Walking in downtown Washington, DC — our family’s home of about six years — you experience many things. First, there’s the overwhelming number of people wearing suits. There’s city noise from the Metro tunnels under the sidewalk and honking cabs to boot. This time of year, you see Cherry Blossoms in full bloom; the air smells fresh with a hint of the budding trees.
You hear people in conversation passing by you talking to colleagues or friends, sometimes on a cell phone, and oftentimes their language isn’t English. You’d hear everything from Arabic and Chinese to French, Spanish and even Swahili to name a few. You see people walking their dogs; in city-center DC, the dogs have about a two-by-two-foot section of grass to do their thing.
The city is loud, it’s complex; it’s beautiful.
To flourish in a community and experience its beauty, engaging with your neighbors must take place authentically. Cities around the world are becoming more culturally diverse and technologically advanced. How do you communicate and engage? Do you give to your community? And do you do so authentically?
This may come as a surprise, but the answer isn't social media and more technology. It's actually getting out and interacting with your culturally diverse city.
Since moving home to Lincoln about a year ago, I’ve noticed several similarities between the city of DC and good ol’ Lincoln. One in particular is the increasingly global feel of Lincoln including access to international grocery markets and restaurants. In Lincoln, we have refugees and immigrants who speak 96 languages from countries including Afghanistan, Iraq, Burma, Sudan, Syria, and more, according to Bryan Seck, Employment Skills Developer with Prosper Lincoln. Seck has lived in more than 10 cities in the US, and abroad in Kazakhstan, Russia and Spain.
Lincoln’s cultural centers include, for example, the Asian Center, El Centro, Islamic Foundation, the Malone Center and Yazda. Two faith-based nonprofit organizations, Lutheran Family Services and Catholic Social Services, provide case management and support for all refugees assigned to the Lincoln area. Seck notes that Lincoln also has many secondary refugees that left their assigned city to come to Lincoln to be with family or to take advantage of the many jobs available. In addition, Lincoln Literacy and Southeast Community College provide the bulk of the English as a Second Language (ESL) classes for adults to achieve functional and employment-based English.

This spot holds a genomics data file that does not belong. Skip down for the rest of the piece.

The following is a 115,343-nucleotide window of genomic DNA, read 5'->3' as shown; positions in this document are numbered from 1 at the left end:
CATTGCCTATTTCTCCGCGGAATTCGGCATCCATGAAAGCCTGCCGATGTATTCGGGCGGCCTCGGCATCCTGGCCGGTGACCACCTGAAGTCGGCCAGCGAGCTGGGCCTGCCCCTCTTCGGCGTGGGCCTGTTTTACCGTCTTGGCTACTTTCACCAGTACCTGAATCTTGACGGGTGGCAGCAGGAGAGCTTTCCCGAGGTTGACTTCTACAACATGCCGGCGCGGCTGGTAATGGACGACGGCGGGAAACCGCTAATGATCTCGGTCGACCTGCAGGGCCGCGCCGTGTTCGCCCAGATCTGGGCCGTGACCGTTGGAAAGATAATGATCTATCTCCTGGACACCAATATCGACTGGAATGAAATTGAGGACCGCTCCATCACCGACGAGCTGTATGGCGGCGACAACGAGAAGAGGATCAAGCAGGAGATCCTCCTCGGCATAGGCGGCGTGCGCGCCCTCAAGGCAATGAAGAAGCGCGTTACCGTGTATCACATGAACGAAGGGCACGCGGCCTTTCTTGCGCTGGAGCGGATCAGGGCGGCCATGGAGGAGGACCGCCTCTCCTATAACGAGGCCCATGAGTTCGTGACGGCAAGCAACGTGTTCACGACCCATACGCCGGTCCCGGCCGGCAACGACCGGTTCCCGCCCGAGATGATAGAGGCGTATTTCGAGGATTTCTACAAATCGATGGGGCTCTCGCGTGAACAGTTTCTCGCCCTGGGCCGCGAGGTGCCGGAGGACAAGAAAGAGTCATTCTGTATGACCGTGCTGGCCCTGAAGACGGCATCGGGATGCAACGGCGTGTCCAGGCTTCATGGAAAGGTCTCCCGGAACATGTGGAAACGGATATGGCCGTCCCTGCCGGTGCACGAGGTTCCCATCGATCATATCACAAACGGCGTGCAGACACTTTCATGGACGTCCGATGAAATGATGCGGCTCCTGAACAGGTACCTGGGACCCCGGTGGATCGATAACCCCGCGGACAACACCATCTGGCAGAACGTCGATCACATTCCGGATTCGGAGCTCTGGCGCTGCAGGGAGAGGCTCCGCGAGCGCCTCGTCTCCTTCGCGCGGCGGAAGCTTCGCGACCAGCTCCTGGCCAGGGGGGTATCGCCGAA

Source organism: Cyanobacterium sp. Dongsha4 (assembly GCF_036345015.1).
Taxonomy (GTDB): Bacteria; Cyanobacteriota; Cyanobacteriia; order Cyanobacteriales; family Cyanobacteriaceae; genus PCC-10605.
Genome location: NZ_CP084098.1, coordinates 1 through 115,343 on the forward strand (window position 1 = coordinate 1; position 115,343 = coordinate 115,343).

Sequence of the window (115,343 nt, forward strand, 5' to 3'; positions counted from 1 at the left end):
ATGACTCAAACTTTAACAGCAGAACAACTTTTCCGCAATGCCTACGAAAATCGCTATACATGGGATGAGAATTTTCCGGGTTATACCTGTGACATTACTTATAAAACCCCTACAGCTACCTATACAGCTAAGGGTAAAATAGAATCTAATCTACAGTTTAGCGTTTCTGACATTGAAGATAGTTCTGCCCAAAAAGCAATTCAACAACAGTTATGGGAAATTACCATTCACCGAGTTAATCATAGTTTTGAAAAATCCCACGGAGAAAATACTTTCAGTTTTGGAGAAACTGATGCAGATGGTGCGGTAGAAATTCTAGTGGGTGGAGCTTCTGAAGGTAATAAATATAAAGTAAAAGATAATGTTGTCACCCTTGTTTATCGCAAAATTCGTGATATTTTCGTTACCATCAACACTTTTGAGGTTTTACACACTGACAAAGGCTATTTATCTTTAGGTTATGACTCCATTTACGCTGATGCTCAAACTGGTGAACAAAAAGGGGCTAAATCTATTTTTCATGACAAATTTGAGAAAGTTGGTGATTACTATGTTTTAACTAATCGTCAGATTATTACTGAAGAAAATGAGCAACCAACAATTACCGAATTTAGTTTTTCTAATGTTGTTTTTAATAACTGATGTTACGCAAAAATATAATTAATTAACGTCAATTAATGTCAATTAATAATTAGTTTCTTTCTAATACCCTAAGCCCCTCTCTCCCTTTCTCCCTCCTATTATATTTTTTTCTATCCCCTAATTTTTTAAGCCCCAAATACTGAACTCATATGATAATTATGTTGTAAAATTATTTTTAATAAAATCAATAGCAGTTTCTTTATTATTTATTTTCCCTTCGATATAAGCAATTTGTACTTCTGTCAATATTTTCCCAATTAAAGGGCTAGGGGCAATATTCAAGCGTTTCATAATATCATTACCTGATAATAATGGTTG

Here in Lincoln, we are continuously becoming a more global city. Our neighbors, new and old, are all making Lincoln the beautiful place that it is. Exposure to global cultures, food and people create a dynamic and well-rounded community. Communication and engagement is what threads our community together to make it into an elaborate piece of artwork. Thanks to community leaders, nonprofits and cultural centers, the city of Lincoln is developing a culture of authentic communications and engagement.
But it doesn’t stop there. Continuous support is needed to keep this momentum.
One of the assets of modern digital communications is the amount of information we can access on the Internet. For example, here in Lincoln and housed out of Nonprofit Hub is VolunteerLinc, a Lincoln and Lancaster County network for local service. According to Janet Chung, who serves on the VolunteerLinc team, there are hundreds of volunteer opportunities listed on VolunteerLinc.org at any given time. VolunteerLinc’s search engine can populate opportunities by agency name, interest, distance or age.
“In Lincoln, we have refugees and immigrants who speak 96 languages from countries including Afghanistan, Iraq, Burma, Sudan, Syria, and more, according to Bryan Seck, Employment Skills Developer with Prosper Lincoln. Seck has lived in more than 10 cities in the US, and abroad in Kazakhstan, Russia and Spain."
When it comes to volunteering, says Chung, “most people think of the volunteer opportunities with larger organizations such as the Food Bank of Lincoln, Salvation Army or Tabitha. VolunteerLinc also helps smaller organizations such as the Asian Community and Cultural Center, Fresh Start, Domesti-PUPS, Nebraska State Historical Society and Frank Woods Telephone Museum.”
A colleague, Vernée Norman, has this to say about Lincoln, “As a city, Lincoln could improve by helping others without seeking anything in return.”
Take a moment, and consider what that means through your lens. Norman argues, and I agree, that if we're honest, diversity and inclusion can be more of an afterthought than we would like to admit. This is somewhat due to how slowly some of our systems have adapted to new technologies and also the ever-increasing global influence in cities.
“It's too common to think of inviting someone along for the journey only after we're miles down the road, even if we always had the intention of including them,” Norman said.
As Lincoln continues to grow and change it reminds me more and more of DC. To continue the growth, more help than ever is needed to support organizations and initiatives that are leading the way to building a strong, dynamic community. Finding ways to give back or volunteer (check out VolunteerLinc or stop by Nonprofit Hub for a tour), or having a conversation with your neighbors is just one way we can create authentic engagement.
Jamie Carson, CEO of Carson+Co Global (www.carsoncoglobal.com) and founder of the nonprofit Envirorun (www.envirorun.com), lives in Lincoln with her husband Derek, 1.5-year-old Max, and two cats Pike and Beck. Carson+Co, a communications agency based out of Nonprofit Hub, is a social enterprise business with a mission to advance access to impact in the environmental sector. Jamie and Carson+Co are two-year, Private Office members at Nonprofit Hub.